After investigating a series of attacks on horses in upstate South Carolina, the South Carolina Law Enforcement Department has declared the case closed. Investigators from numerous law enforcement agencies found evidence of feral boars including tracks, video evidence of a boar interacting with a horse, and hog sightings in the area where attacks occurred.
“While all of these incidents were extremely unfortunate, I am very thankful for the men and women who worked tirelessly to investigate these cases,” stated Greenville County Sheriff Johnny Mack Brown in a press release. “In addition, I want to convey to our community members that our agency has and will continue to patrol these rural areas to ensure our citizens and their respective animals are safe and secure and for them to know that we have an active open channel of communication for anyone who has questions or concerns.”
The press release states that the population of wild hogs in the area has significantly increased in the last several years. Subsequently, the Department of Natural Resources has authorized wild hog hunting during the day and night with a special permit. For more information about wild hogs in South Carolina visit the DNR’s website.
Bibi Freer, DVM, treated several horses with lacerations, and at the time she thought the wounds had been inflicted by a person with a sharp object. However, Freer said she’d never encountered an injury as a result of a boar attack and after seeing photos of boar attacks, felt the wounds were consistent with those caused by boar tusks.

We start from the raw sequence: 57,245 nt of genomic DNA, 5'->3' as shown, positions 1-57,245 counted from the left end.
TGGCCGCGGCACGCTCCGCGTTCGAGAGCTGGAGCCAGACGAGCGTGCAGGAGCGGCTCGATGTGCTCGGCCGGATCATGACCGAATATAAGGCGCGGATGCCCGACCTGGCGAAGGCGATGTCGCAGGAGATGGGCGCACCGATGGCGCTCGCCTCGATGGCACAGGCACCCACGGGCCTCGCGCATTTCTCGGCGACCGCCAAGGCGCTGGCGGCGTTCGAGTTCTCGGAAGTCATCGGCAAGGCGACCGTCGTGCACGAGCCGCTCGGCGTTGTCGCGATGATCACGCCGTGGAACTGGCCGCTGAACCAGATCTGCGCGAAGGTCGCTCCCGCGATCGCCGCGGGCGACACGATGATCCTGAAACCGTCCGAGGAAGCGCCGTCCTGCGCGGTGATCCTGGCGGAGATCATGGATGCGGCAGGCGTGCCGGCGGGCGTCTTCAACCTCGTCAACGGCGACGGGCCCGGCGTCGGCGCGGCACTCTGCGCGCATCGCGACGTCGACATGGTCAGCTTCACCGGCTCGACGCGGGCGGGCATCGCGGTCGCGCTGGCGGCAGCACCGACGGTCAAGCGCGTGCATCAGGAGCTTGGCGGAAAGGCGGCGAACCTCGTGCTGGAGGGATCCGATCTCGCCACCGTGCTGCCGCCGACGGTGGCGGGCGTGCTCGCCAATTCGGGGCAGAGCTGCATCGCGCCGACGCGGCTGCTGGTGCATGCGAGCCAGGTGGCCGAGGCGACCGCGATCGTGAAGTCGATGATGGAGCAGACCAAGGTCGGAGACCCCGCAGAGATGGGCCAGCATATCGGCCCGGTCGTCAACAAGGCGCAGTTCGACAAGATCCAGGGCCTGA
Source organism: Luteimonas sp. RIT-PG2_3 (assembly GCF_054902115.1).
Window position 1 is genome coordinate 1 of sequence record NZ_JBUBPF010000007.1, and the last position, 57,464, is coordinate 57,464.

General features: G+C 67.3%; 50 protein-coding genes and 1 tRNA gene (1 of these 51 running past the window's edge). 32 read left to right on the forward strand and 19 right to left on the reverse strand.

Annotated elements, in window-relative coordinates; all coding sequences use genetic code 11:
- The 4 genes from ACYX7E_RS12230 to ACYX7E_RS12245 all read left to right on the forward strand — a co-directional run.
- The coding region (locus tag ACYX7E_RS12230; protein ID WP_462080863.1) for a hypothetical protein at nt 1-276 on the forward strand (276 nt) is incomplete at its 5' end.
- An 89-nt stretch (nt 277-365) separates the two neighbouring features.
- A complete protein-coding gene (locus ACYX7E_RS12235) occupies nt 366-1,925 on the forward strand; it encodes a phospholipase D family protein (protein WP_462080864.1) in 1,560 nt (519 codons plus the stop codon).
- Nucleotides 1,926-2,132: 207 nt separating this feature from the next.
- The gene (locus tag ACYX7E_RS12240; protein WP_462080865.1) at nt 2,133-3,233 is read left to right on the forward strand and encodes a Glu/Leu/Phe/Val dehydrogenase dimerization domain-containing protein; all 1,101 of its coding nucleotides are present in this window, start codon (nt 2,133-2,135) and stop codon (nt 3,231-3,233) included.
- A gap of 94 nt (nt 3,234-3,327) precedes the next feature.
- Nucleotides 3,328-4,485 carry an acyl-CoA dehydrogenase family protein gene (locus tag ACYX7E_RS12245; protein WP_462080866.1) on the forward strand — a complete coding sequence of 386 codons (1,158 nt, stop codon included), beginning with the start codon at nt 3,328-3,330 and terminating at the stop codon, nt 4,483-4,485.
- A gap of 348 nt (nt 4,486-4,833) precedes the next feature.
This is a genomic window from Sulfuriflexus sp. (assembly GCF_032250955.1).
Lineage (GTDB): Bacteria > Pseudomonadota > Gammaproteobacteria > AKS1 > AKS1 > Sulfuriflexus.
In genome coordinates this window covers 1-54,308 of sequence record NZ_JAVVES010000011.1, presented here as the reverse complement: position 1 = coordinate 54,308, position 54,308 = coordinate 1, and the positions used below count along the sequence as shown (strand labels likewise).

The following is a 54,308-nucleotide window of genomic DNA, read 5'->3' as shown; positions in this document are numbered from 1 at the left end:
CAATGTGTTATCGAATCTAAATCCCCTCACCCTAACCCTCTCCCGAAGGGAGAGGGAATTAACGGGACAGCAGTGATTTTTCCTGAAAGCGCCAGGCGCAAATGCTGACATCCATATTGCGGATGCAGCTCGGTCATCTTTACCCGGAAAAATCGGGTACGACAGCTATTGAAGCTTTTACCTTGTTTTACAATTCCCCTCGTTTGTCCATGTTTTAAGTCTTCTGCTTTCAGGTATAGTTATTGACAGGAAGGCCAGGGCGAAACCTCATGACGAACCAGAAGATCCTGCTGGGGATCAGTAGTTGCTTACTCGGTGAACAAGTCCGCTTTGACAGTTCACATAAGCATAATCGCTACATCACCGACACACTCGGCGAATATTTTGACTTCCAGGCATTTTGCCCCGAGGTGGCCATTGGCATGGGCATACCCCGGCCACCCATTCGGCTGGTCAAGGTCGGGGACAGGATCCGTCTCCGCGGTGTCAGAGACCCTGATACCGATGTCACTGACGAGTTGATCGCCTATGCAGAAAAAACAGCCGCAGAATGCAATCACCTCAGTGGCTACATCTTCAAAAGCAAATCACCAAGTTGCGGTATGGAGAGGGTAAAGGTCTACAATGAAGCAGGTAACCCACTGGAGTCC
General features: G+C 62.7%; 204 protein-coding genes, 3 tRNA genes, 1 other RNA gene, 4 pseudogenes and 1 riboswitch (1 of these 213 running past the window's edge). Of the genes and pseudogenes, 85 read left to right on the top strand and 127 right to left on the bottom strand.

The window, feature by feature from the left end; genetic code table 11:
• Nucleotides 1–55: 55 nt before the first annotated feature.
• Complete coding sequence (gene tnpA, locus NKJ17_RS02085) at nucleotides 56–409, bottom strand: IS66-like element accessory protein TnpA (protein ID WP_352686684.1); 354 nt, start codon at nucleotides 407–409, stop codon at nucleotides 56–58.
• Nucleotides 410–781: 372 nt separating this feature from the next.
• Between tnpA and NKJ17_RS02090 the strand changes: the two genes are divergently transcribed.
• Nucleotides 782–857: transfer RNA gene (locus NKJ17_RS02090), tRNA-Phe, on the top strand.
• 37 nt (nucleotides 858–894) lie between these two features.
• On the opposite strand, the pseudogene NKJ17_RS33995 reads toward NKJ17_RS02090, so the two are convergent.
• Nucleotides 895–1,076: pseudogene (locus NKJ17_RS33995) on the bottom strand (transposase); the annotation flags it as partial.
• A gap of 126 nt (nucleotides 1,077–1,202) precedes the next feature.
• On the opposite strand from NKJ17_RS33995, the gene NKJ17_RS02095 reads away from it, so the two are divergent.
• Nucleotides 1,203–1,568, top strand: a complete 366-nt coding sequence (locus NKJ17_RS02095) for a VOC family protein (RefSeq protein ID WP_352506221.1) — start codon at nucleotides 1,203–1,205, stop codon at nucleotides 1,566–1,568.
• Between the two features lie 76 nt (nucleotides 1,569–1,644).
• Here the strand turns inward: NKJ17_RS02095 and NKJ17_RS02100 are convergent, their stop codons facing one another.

“Two or three days later it was infected as can be, which is also consistent with boars,” she added.
Freer noted that recent property development in the area has pushed the wild boars out of their habitat. “I’ve lived here for 30 years and had never encountered wild boars before,” she said. “But they’re competing with horses for food, and it’s rutting season, so they’re more aggressive.”
Feral pigs have become such an issue nationwide and in Canada that The New York Times published an article on Dec. 16, about the epidemic, and includes news about a woman in Texas who was killed by them on her way to work.
An investigation into a horse shooting in Greenville County remains under investigation and is separate and not connected to this investigation.
Anita Williamson, who works at Tryon Equine Hospital in Columbus, North Carolina, and is the executive director of Polk Equine Emergency Rescue, said, “It always bears to keep a close eye on our horses, whether it’s animals or people harming them. It’s our responsibility as horse owners. I’m glad SLED did their investigating, and I know there is an increased presence of law enforcement in the area; you see them driving around, and they have an increased awareness of where horses are located, as well as where deer are getting poached. I think that’s a positive that has come out of this. Their finger is on the pulse, and that’s a good thing.”